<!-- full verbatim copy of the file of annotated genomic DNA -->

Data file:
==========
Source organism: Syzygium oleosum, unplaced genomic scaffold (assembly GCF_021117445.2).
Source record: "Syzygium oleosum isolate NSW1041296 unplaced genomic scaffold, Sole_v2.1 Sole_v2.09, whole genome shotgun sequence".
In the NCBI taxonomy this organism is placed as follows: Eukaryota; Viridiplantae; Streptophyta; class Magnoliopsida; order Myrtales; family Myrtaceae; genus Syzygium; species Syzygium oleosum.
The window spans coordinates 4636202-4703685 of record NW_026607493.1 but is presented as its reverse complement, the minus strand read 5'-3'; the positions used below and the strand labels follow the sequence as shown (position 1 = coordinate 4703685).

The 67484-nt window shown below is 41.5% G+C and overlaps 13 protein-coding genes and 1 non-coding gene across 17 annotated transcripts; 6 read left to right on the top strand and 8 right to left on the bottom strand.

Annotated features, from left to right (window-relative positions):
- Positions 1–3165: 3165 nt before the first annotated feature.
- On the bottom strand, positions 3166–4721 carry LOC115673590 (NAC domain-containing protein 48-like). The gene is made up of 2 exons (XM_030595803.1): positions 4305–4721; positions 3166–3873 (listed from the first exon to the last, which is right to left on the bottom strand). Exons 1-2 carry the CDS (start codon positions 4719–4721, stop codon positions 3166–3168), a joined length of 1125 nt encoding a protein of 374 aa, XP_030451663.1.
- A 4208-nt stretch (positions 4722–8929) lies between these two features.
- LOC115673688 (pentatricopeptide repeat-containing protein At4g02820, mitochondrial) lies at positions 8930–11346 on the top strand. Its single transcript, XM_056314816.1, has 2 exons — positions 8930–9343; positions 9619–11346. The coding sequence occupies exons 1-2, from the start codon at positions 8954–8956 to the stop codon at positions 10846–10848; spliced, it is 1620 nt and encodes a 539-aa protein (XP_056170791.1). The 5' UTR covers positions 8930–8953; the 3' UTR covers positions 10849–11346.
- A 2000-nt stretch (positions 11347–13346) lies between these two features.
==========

Source organism: Syzygium oleosum, unplaced genomic scaffold (assembly GCF_021117445.2).
Source record: "Syzygium oleosum isolate NSW1041296 unplaced genomic scaffold, Sole_v2.1 Sole_v2.09, whole genome shotgun sequence".
In the NCBI taxonomy this organism is placed as follows: Eukaryota; Viridiplantae; Streptophyta; class Magnoliopsida; order Myrtales; family Myrtaceae; genus Syzygium; species Syzygium oleosum.
The window spans coordinates 4636202-4703685 of record NW_026607493.1 but is presented as its reverse complement, the minus strand read 5'-3'; the positions used below and the strand labels follow the sequence as shown (position 1 = coordinate 4703685).

The 67484-nt window shown below is 41.5% G+C and overlaps 13 protein-coding genes and 1 non-coding gene across 17 annotated transcripts; 6 read left to right on the top strand and 8 right to left on the bottom strand.

Annotated features, from left to right (window-relative positions):
- Positions 1–3165: 3165 nt before the first annotated feature.
- On the bottom strand, positions 3166–4721 carry LOC115673590 (NAC domain-containing protein 48-like). The gene is made up of 2 exons (XM_030595803.1): positions 4305–4721; positions 3166–3873 (listed from the first exon to the last, which is right to left on the bottom strand). Exons 1-2 carry the CDS (start codon positions 4719–4721, stop codon positions 3166–3168), a joined length of 1125 nt encoding a protein of 374 aa, XP_030451663.1.
- A 4208-nt stretch (positions 4722–8929) lies between these two features.
- LOC115673688 (pentatricopeptide repeat-containing protein At4g02820, mitochondrial) lies at positions 8930–11346 on the top strand. Its single transcript, XM_056314816.1, has 2 exons — positions 8930–9343; positions 9619–11346. The coding sequence occupies exons 1-2, from the start codon at positions 8954–8956 to the stop codon at positions 10846–10848; spliced, it is 1620 nt and encodes a 539-aa protein (XP_056170791.1). The 5' UTR covers positions 8930–8953; the 3' UTR covers positions 10849–11346.
- A 2000-nt stretch (positions 11347–13346) lies between these two features.